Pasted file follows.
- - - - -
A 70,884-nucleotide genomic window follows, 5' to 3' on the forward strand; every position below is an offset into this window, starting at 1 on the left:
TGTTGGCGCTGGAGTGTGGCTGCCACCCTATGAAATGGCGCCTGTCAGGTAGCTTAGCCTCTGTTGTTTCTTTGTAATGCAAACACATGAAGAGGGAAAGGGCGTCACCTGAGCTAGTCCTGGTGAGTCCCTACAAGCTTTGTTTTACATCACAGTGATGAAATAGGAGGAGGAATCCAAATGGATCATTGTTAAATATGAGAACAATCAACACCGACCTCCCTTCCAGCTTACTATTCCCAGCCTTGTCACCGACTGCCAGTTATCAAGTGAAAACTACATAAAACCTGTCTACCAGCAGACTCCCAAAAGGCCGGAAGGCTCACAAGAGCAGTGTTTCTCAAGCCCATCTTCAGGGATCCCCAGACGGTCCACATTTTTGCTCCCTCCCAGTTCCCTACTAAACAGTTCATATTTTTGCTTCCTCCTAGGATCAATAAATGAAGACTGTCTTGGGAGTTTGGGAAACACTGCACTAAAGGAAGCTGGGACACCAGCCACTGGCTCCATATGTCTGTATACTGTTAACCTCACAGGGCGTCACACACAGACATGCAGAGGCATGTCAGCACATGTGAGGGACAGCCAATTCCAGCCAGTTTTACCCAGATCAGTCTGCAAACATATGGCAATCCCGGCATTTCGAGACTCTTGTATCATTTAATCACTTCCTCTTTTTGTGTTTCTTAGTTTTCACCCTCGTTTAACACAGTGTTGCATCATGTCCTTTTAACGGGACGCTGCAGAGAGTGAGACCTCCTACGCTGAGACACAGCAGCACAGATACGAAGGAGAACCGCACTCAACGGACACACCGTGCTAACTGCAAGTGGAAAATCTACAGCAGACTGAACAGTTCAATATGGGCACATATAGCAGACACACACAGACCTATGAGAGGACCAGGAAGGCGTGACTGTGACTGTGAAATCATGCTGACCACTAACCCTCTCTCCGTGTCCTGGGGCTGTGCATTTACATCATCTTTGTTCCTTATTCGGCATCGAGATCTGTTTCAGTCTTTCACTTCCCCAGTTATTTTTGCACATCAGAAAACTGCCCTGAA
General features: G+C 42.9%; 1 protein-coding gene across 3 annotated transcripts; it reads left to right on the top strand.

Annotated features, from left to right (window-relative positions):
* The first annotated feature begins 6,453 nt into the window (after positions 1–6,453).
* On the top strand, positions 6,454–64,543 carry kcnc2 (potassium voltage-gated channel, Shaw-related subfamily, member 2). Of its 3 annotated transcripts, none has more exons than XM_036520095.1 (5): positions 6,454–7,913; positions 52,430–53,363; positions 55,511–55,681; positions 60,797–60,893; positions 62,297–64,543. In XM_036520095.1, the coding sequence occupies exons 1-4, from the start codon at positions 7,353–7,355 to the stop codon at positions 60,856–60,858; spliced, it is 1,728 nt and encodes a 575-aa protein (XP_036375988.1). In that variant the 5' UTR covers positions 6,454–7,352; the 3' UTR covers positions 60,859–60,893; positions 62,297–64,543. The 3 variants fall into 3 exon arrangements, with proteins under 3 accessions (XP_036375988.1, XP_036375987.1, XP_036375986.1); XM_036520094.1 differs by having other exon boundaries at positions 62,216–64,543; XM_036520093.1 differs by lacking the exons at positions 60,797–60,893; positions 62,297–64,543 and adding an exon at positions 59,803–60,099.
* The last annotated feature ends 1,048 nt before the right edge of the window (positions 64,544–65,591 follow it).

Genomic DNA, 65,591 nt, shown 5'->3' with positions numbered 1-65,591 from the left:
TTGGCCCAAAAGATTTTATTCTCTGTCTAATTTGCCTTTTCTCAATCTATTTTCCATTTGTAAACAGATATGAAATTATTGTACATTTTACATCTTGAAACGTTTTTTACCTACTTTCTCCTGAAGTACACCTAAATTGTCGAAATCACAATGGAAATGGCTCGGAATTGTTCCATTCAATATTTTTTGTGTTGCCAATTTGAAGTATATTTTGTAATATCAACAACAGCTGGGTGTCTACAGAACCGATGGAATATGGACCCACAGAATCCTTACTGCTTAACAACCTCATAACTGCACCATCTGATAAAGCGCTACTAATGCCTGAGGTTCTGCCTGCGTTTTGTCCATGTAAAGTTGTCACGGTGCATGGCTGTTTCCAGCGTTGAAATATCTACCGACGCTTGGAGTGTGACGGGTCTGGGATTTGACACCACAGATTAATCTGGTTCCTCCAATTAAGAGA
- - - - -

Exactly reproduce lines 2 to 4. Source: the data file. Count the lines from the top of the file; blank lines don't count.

TGTTGGCGCTGGAGTGTGGCTGCCACCCTATGAAATGGCGCCTGTCAGGTAGCTTAGCCTCTGTTGTTTCTTTGTAATGCAAACACATGAAGAGGGAAAGGGCGTCACCTGAGCTAGTCCTGGTGAGTCCCTACAAGCTTTGTTTTACATCACAGTGATGAAATAGGAGGAGGAATCCAAATGGATCATTGTTAAATATGAGAACAATCAACACCGACCTCCCTTCCAGCTTACTATTCCCAGCCTTGTCACCGACTGCCAGTTATCAAGTGAAAACTACATAAAACCTGTCTACCAGCAGACTCCCAAAAGGCCGGAAGGCTCACAAGAGCAGTGTTTCTCAAGCCCATCTTCAGGGATCCCCAGACGGTCCACATTTTTGCTCCCTCCCAGTTCCCTACTAAACAGTTCATATTTTTGCTTCCTCCTAGGATCAATAAATGAAGACTGTCTTGGGAGTTTGGGAAACACTGCACTAAAGGAAGCTGGGACACCAGCCACTGGCTCCATATGTCTGTATACTGTTAACCTCACAGGGCGTCACACACAGACATGCAGAGGCATGTCAGCACATGTGAGGGACAGCCAATTCCAGCCAGTTTTACCCAGATCAGTCTGCAAACATATGGCAATCCCGGCATTTCGAGACTCTTGTATCATTTAATCACTTCCTCTTTTTGTGTTTCTTAGTTTTCACCCTCGTTTAACACAGTGTTGCATCATGTCCTTTTAACGGGACGCTGCAGAGAGTGAGACCTCCTACGCTGAGACACAGCAGCACAGATACGAAGGAGAACCGCACTCAACGGACACACCGTGCTAACTGCAAGTGGAAAATCTACAGCAGACTGAACAGTTCAATATGGGCACATATAGCAGACACACACAGACCTATGAGAGGACCAGGAAGGCGTGACTGTGACTGTGAAATCATGCTGACCACTAACCCTCTCTCCGTGTCCTGGGGCTGTGCATTTACATCATCTTTGTTCCTTATTCGGCATCGAGATCTGTTTCAGTCTTTCACTTCCCCAGTTATTTTTGCACATCAGAAAACTGCCCTGAA
General features: G+C 42.9%; 1 protein-coding gene across 3 annotated transcripts; it reads left to right on the top strand.

Annotated features, from left to right (window-relative positions):